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5 Things to Do in Madrid

By Djridings @fivethingsnow
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Things to do in Madrid

This post was written by Ocean Belcher, travel nomad and tourism professional at the United Nations World Tourism Organization (UNWTO) in Madrid. To see other posts written by Ocean please visit

1. Watch Real Madrid play at Santiago Bernabeu

The high walls of the stadium enclose you and make you feel the intensity of what´s to come. The stadium is designed to represent a bull fighting arena and instills a feeling of triumph and success into the body and spirit of 85,000 spectators. Players below shine and glisten in their fresh white strips and the atmosphere moves you. Even if you´re not interested in football, this is an experience not to miss when visiting Madrid.

People flood from all directions embodying the spirit of the team through fandom. Costumes, flags, decorated vehicles and drunken hollering are all party of the festivities. Opera booms through the stadium and is matched by the volume of obscenities being screamed from fans sitting behind you.

The joy of a goal leaves grown men hugging and drinks going flying, while the players jump and straddle each other and there´s high fives all round! An atmosphere like no other.

football ground

5 things to do in Madrid


car madrid

5 things to do in Madrid

2. Experience Retiro Park

Trip Advisor rated Retiro Park #3 out of all activities worth doing while in Madrid. This park is huge, and stunningly beautiful. Whether traveling with a group of friends, or alone, you could never feel lonely or down in such a place. It is always alive and pulsating with the hum of activity, the laughter and chatter of people around you. People run laps of the outside and do yoga under the tall luscious trees, roller skating fitness classes happen around the statue of the fallen angel and 80´s music blares from a portable speaker nearby. Dogs meet with their friends and try to mount each other, and likewise the Spanish youth are nearly fornicating in the grass. Public affection is something overly common here.

Regardless the park is suitable for all ages and has numerous playgrounds and outdoor gyms to suit all visitors and recreational desires.

3. Get amongst the Euro Club-scene

Madrileños are people of this night, they eat late, party later, and come home still looking classy at 7am after eating two burritos and drinking a 1/3 of Tequila. This is why they’ve earned the nickname ‘gato’s’ (cats) for their ability to stay out all night on the tiles, and why the rest of us have earned the nickname ‘guiri’s’ (foreigners) for our shameless ability to tap-out at 3am and stagger home before passing out with our shoes on!

The Madrid night club scene is world class, but not for the faint-hearted as it doesn´t start pumping until well after 1am.  Clubs worthy of mention include:

  • Kapital: 7 storeys situated in an old theater each presenting an alternative genre of music and a Karaoke bar for those who´ve had their fair share of mojitos. Go-go dancers and costumed prancers, chandeliers, confetti and balloons. €15 before 1am and includes one drink.
  • Palacio: Multiple rooms and floors, international student night on Thursdays, classic top 40´s dance music and Spanish pop, and a marble sweeping staircase in the entrance. It´s in the heart of an old Palace – hence the name.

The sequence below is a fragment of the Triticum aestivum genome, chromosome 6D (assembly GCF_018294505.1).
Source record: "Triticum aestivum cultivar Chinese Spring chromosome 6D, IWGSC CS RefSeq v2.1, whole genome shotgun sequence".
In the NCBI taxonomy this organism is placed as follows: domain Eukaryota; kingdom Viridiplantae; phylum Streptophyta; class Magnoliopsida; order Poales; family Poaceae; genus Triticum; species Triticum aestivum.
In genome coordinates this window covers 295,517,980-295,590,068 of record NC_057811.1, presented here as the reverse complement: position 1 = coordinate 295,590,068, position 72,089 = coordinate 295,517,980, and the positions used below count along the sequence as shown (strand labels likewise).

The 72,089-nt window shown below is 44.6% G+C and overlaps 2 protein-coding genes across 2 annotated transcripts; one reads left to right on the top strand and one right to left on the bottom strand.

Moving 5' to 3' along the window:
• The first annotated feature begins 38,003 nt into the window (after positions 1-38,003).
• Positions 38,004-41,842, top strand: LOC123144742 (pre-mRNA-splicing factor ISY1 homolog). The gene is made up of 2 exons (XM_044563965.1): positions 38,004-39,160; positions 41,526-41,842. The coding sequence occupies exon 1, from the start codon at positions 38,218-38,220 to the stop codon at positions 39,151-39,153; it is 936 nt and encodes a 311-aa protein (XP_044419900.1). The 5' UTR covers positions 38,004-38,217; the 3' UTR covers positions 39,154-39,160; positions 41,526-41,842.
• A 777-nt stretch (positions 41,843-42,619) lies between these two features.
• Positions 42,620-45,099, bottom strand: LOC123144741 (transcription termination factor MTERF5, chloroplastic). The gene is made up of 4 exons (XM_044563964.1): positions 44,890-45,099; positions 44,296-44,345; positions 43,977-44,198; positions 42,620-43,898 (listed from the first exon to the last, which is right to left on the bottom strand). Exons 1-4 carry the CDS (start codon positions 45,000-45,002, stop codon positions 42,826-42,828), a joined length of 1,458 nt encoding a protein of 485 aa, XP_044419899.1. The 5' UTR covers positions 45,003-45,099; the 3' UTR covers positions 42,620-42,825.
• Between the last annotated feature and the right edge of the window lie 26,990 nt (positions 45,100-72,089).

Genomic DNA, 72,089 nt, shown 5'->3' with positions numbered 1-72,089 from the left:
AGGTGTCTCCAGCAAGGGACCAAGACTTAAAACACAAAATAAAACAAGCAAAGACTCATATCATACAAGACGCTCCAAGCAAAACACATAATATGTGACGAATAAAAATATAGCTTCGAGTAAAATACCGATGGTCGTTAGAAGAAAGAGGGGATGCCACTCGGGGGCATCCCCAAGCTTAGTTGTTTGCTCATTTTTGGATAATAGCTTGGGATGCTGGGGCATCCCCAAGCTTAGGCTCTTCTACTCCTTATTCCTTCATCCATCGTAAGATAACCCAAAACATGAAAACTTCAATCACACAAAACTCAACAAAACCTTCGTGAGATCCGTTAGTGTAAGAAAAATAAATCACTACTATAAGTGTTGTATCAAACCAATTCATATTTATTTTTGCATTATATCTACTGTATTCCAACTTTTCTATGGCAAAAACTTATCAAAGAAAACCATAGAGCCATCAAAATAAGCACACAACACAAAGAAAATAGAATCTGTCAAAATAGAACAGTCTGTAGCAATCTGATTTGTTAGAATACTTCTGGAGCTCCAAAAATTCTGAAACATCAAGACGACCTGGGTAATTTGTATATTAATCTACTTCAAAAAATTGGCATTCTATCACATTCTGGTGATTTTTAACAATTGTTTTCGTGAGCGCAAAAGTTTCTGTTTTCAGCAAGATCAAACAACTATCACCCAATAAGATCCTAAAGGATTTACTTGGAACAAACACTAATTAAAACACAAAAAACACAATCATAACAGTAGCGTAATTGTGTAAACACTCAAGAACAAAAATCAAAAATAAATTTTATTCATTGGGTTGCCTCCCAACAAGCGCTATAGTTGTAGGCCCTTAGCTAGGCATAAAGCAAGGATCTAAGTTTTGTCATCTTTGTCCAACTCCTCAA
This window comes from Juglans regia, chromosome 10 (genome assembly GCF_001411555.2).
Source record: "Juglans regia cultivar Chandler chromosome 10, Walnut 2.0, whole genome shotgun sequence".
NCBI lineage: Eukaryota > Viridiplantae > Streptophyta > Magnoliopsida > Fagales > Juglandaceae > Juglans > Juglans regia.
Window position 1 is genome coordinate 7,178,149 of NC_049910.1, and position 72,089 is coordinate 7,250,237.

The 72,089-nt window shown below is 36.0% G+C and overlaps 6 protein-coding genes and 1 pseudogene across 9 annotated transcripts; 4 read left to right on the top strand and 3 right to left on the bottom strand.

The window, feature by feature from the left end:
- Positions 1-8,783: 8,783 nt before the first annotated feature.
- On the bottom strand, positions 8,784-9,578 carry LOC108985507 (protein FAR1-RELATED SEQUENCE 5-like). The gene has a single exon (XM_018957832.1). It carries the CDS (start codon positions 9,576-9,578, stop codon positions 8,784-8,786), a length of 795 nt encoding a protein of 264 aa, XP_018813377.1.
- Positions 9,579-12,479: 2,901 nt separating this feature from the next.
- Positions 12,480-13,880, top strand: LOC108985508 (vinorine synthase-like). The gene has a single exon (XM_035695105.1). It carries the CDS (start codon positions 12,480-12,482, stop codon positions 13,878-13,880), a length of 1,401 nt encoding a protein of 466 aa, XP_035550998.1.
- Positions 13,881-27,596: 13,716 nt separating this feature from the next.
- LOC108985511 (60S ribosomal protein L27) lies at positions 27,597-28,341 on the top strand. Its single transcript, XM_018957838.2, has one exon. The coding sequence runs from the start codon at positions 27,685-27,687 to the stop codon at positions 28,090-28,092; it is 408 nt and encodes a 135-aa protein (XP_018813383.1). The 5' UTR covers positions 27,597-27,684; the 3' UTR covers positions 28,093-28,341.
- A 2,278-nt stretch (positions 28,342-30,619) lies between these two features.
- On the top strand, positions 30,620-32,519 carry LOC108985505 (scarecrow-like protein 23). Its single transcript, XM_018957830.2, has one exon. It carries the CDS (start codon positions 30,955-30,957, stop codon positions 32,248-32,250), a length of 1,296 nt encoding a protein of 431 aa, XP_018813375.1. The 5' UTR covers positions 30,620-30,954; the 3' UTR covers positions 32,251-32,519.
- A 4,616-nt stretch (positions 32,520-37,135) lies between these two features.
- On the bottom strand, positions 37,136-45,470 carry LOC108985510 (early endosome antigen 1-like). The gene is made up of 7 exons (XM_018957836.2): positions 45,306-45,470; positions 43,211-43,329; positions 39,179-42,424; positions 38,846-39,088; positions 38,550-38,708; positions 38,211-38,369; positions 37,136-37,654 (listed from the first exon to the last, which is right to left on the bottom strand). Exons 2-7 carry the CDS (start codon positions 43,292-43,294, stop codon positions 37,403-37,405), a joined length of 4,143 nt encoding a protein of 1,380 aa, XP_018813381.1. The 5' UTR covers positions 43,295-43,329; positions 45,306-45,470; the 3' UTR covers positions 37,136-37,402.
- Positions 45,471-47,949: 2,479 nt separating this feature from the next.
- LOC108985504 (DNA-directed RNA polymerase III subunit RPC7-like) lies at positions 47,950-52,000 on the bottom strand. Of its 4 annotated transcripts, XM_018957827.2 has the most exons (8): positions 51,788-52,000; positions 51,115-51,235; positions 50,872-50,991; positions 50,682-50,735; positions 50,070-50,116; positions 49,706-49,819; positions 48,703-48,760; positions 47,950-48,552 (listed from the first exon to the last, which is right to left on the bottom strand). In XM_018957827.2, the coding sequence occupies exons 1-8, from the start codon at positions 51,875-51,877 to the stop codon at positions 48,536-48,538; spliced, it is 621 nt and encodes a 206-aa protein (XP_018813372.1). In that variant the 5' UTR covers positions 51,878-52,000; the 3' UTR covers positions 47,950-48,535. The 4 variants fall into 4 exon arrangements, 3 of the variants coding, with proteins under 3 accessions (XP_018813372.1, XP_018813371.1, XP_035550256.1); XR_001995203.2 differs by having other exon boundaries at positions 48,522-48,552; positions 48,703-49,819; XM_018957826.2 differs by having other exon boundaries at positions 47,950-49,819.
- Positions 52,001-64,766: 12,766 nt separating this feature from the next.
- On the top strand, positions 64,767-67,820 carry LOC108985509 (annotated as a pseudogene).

4. Tour the arty streets of Malasaña

Malasaña district is known for its vintage shops, used bookstores, comic outlets and fancy pastry places. It should also be named the capital of those little “closet-type-bars” that are built upon the passion of a group of friends and erected in an extremely small place for just that group of friends to hang around in (like Friends?). You know, the unconventional kind with the mismatched furniture and strange instillations.

The smell of incense and paint will fill your nostrils and you´ll be whisked away amongst the vibe of this creative countercultural district, complete with people socializing in the streets with their crazy outfits, wide rimmed glasses, vintage t-shirts and leather satchels. It seems unpretentious and the offerings are diverse.

The local merchants partnered with street-artists to combat the problem of graffiti (not the beautiful street artist kind, but the kind like a dog spraying his stinky scent in the streets). They paired with creative individuals in the street art scene (the real kind) and collaborated to present artistic pieces on their storefronts that young scribbling hooligans wouldn’t dare paint over. The result is both surprising and visually stimulating.

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5 things to do in Madrid


5. Take a day trip to Toledo.

The winding paved streets and brick walls tower over head and cast long shadows in the suffocating heat. The structures dwarf you and add to the feeling of entrapment as you become more contained within the old city walls that speak of hundreds of years’ worth of medieval history. This small fortified town was once the capital city of Spain, and holds an important role in Spanish history, hence why it has become a dedicated UNESCO World Heritage site. The castles, cathedrals and monasteries display stories of Kings and Queens, forbidden interracial romances and bloody battles! It´s a half-hour train ride from the real capital of Spain, and a return trip is less than €20. Highly recommended.


madrid brdige

5 things to do in Madrid

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